by Vita Sackville-West
Publication Date: January 1, 1930
Genre: classic, fiction
Project: a century of women, classics club round 2
At nineteen, Sebastian is a duke and heir to a vast country estate. A deep sense of tradition binds him to his inheritance, though he loathes the social circus he is a part of. Deception, infidelity and greed hide beneath the glittering surface of good manners. Among the guests at a lavish party are two people who will change Sebastian's life: Lady Roehampton, who will initiate him in the art of love; and Leonard Anquetil, a polar explorer who will lead Sebastian and his free-spirited sister Viola to question their destiny.
A portrait of fashionable society at the height of the era, THE EDWARDIANS revealed all that was glamorous about the period - and all that was to lead to its downfall. First published in 1930, it was Vita Sackville-West's most successful book.
One of my Goodreads Groups selected Vita Sackville-West as an author-in-residence for January through March, so I selected The Edwardians as my first book by/about her. It was published in 1930, but it was set 25 years earlier, beginning in 1905.
The main focus of the book, Sebastian, is the heir to a dukedom and to Chevron, one of those massive English country houses that so define the era in which the book takes place. He is 19 at the commencement of the book, which means that he was born in 1886, while Queen Victoria was firmly ensconced upon the English throne. Vita Sackville-West was born in 1882, so she was a mere 4 years older than her protagonist. The book is set during the very brief reign of Edward VII, who was king between 1901, when his mother died, and 1910, when he died at age 68.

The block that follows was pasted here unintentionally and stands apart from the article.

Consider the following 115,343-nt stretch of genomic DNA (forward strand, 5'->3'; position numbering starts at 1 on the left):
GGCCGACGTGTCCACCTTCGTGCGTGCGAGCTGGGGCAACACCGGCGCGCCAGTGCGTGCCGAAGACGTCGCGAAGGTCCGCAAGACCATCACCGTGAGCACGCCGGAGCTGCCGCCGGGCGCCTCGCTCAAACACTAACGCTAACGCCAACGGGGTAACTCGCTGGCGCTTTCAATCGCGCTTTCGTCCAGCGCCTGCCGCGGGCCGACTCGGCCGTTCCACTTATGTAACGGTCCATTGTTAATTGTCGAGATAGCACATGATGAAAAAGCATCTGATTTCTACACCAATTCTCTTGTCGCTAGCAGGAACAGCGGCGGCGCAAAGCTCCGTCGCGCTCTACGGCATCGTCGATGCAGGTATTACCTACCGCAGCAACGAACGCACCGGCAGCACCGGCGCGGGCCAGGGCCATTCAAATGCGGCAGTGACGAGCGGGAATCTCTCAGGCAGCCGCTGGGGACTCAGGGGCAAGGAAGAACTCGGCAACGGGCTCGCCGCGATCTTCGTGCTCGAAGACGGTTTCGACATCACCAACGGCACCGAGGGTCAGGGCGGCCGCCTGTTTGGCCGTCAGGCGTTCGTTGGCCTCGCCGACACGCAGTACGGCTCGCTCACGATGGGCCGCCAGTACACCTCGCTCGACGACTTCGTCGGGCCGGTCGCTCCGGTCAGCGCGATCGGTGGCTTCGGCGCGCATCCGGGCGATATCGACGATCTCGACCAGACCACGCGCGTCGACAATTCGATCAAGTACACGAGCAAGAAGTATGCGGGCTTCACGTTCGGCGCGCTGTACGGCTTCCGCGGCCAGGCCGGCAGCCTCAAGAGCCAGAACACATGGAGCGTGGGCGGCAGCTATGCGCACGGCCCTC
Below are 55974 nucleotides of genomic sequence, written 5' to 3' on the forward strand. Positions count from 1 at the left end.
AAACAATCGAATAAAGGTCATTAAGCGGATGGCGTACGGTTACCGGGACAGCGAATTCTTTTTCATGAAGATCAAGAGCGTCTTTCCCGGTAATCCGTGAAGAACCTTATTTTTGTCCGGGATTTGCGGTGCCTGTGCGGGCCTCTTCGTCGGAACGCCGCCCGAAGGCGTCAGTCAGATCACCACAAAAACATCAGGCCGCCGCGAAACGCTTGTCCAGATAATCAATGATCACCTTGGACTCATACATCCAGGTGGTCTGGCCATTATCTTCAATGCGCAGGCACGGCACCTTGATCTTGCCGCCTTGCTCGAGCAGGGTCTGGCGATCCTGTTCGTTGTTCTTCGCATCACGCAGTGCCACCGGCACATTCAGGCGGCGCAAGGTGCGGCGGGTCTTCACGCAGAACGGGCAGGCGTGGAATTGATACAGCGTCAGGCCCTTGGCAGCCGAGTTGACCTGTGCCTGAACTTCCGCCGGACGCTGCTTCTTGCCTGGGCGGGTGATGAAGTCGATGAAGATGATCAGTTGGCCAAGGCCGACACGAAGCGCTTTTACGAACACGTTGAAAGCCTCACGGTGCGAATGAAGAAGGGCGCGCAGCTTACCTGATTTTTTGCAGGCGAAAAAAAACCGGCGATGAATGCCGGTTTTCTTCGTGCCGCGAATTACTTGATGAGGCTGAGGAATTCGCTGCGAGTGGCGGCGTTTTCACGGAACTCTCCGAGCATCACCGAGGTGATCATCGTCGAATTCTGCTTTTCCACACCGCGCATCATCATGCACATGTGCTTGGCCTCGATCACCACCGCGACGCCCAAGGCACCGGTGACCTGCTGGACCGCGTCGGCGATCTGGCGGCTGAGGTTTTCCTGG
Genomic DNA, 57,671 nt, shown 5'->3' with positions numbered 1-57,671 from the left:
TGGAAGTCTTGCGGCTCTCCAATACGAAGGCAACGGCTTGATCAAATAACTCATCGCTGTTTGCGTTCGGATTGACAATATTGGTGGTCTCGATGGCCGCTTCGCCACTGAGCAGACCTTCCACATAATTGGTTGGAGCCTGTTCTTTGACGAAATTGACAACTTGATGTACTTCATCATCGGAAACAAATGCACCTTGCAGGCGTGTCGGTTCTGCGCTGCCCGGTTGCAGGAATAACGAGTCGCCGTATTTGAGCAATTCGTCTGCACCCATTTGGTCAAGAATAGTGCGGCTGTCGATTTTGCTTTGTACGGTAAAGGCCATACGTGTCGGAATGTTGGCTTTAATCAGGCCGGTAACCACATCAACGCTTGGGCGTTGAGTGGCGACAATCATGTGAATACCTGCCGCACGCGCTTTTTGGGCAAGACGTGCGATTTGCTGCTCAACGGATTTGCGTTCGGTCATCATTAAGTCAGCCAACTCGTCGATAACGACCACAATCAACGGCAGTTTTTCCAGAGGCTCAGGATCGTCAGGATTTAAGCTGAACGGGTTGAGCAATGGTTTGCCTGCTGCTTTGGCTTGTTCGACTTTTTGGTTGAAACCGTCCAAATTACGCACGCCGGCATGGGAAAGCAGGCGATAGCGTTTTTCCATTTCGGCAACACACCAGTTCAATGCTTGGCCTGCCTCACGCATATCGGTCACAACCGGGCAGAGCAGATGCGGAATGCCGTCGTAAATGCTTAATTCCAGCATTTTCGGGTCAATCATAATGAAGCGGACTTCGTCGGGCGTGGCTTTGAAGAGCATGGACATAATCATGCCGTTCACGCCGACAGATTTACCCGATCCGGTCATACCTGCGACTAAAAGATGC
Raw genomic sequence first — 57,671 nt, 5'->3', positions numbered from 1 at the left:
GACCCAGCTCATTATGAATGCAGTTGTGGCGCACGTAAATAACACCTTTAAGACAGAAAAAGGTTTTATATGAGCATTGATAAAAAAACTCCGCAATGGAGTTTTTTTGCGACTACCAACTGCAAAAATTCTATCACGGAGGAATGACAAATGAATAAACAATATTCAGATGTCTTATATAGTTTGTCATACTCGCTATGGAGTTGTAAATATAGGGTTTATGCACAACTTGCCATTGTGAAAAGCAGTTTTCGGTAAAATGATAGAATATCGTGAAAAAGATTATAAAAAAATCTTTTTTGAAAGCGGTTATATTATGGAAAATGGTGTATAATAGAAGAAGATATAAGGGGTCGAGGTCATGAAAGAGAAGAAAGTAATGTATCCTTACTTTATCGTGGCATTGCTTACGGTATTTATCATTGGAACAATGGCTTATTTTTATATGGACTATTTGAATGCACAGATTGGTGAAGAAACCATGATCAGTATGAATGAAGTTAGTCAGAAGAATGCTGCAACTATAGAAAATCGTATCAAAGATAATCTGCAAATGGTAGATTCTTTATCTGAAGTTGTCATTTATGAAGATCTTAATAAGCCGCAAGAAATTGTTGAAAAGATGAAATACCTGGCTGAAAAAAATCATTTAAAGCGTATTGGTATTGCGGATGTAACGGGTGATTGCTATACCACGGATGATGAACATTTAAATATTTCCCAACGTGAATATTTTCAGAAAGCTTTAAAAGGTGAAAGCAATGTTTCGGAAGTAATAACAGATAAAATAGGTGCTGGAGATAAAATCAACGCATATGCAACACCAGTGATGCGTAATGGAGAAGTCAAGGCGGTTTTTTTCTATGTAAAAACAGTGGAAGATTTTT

Vita herself grew up at Knoles, a massive country estate which she could not inherit because she was a woman. This was, per wikipedia, rather a source of bitterness for her.
In any case, Knole is now owned and maintained by the National Trust. P.G. Wodehouse apparently referred to it as a “calendar house” because it has a sufficient number of rooms to use a different one every day for a year.
So, that’s the backdrop of The Edwardians. Reading this book is like dropping into that world, as explained by someone who is intimately familiar with it. It’s both really interesting and somewhat appalling. The women, especially, were mere frivolous appendages, with little more to do than get dressed, a process which is described in detail in reference to Sebastian’s mother, Lucy, who is a notorious beauty.
Sebastian is a more layered and interesting character than I would have expected, given the entitlement to which he was bred. His sister, Viola, was even more intriguing, and I really wish that Sackville-West had given us a bit of her interior (and exterior) life. I assume that she didn’t give Viola her own book, but I wish she had.
I liked this book a lot, especially as an piece of enthnography. I find the English upper class to be fascinating, especially during the time period of around 1890 and 1950, and this book definitely scratched that itch.
I still have All Passion Spent and a sort of a family biography to read, and I enjoyed this one enough that I’m excited at the prospect.